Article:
Water & Peace

4 Things I Ate in the Wetlands
by Meagan Knowlton -- January 14th, 2016

What is a trip into the field if you don’t take advantage of all the sensory opportunities that nature has to offer? I went on the Wetlands Ecology & Management field trip to the Outer Banks of North Carolina this October, and I wanted to share a few recollections with you.

No, this is not a description of the lovely places we went or the interesting tidbits I learned about wetlands.

This is about things I ate.

  1. Peat

Peat is essentially a buildup of organic matter that has decomposed. We explored a type of sandy peat wetland called a “pocosin,” which is only found along the east coast of the U.S., largely in North Carolina.

A tiny pine cone found in our exploration of the wetlands.

A tiny pine cone found in our exploration of the wetlands.

While in the pocosins, our professor Dr. Curtis Richardson picked up some peat from the ground and invited all of us to touch it. I jumped right on the opportunity and smudged some of the peat between my fingers—it was slimy and glorious.

Dr. Richardson proceeded to suggest that we sample the peat as an appetizer to our seafood dinner. The mucky texture just really didn’t translate into gourmet dining.

A channel running along wetland area, with duckweed growing rampant at the surface.

A channel running along wetland area, with duckweed growing rampant at the surface.

  1. Mineral Soil

I wish I could say that Dr. Richardson suggested we nibble some mineral soil (what some of us more colloquially might describe as “dirt”), but my sampling of this fine delicacy was accidental.

While exiting a wetland toward the road that bordered it, I found that several plants took a liking to my outdoorswoman pants. As we trekked from the middle of this damp, vibrant wetland, I felt the little pricklers grabbing at my pant legs.

Right at the edge of the wetland, I felt a tug and quickly understood that a bramble had grabbed my leg.

The wetland would not let me go.

A snake spotted on a stroll in the wetlands.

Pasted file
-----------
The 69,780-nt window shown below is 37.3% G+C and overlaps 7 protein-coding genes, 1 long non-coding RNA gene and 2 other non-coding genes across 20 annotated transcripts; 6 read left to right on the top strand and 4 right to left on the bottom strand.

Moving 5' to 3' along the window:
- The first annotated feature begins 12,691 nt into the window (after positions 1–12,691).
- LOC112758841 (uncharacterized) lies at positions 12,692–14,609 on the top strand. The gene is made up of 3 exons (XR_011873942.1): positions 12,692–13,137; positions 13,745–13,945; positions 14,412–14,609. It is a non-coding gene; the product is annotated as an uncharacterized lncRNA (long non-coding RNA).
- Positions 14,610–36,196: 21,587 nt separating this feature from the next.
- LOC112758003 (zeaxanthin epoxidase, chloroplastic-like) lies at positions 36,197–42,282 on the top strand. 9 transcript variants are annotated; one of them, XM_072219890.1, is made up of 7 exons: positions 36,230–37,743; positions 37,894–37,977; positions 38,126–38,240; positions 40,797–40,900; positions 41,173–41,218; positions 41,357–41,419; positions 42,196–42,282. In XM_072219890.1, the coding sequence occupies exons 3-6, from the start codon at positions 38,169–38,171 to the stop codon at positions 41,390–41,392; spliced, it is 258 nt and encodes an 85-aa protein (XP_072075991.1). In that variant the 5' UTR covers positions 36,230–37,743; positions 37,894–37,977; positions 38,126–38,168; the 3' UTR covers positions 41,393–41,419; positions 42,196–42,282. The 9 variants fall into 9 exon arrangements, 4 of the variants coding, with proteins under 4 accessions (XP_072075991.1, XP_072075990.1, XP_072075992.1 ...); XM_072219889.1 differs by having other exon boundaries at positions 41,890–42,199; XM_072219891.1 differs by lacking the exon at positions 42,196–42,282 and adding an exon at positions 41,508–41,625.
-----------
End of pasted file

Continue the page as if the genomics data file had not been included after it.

A snake spotted on a stroll in the wetlands.

I fell hard onto my backside, which resulted in a large tear on the seat of my pants.

The commotion stirred up dirt and resulted in the taste of crunchy minerals, metals, and organic materials in my mouth. Delicious.

Dr. Richardson said he thought that was the first time someone ripped their pants on a wetlands field trip.

One could say I’m a trailblazer.

  1. Sand

Again, the consumption of sand was not an intentional occurrence. Though I’m sure pretty much everyone who’s ever been to a beach can concur that sand finds its way everywhere you don’t want it to.

An early Saturday morning at the Outer Banks.

An early Saturday morning at the Outer Banks.

On the Saturday of our wetlands field trip, we explored the salt marshes near the beaches of the Outer Banks.

It is commonly accepted that when you are on the beach with your friends, you must take pictures. In the middle of this required photo shoot, I jumped up and down with excitement… until I felt my foot seize up in a cramp…

A lighthouse on the Outer Banks.

A lighthouse on the Outer Banks.

I tumbled onto the beach, completely flat on my face, gripping my foot. My foot recovered itself within a couple of minutes, but it took quite a while to clean the sand out of my hair and mouth.

I love that I have a story of a beach trip gone wrong while on a school field trip. I love studying in the school of environment; we have the most wonderful classrooms!

  1. Spaghetti… on the floor

Here’s the scene: a bunch of graduate students, their TAs, and their professor, sitting around the living room of a beach house rental, enjoying the family-style spaghetti dinner that they had cooked together.

Dr. Curtis Richardson demonstrating taking substrate samples in a wetland.

Dr. Curtis Richardson demonstrating taking substrate samples in a wetland.

We were watching football and chatting, when I decided to try to get up from the floor and sit on the footrest of a couch. As I lowered myself down to sit, I felt the footrest give out under me, and I went tumbling (again) to the floor.

There’s something magical about being able to familiarize oneself with a top-notch researcher and professor in such an informal environment.

Some wetlands are especially aesthetically valuable.

Some wetlands are especially aesthetically valuable.

I think the moral of this long and winding story is that the Nicholas School affords us an unforgettable opportunity to study the environment first-hand. Our connection with the environment is multifaceted and multi-sensory.

We breathe the earth, we gaze at it, we touch the trees and the streams and the grasses in the marshes. We hear crashing ocean waves and the flow of wind through leaves. We taste the berries and greens and sands and spaghettis of the earth.

We are all swamp people. We are all mountain people. We are all the ocean and the peat and the stream.

“The river is within us, the sea is all about us;/ The sea is the land’s edge also, the granite,/ Into which it reaches, the beaches where it tosses/ Its hints of earlier and other creation:” – T.S. Eliot, “Four Quartets”

 

1 Comment

  1. Kendall Starkman
    Jan 15, 2016

    Meagan, your grace and poise inspire us all. Thank you for sharing your well-balanced tastes.

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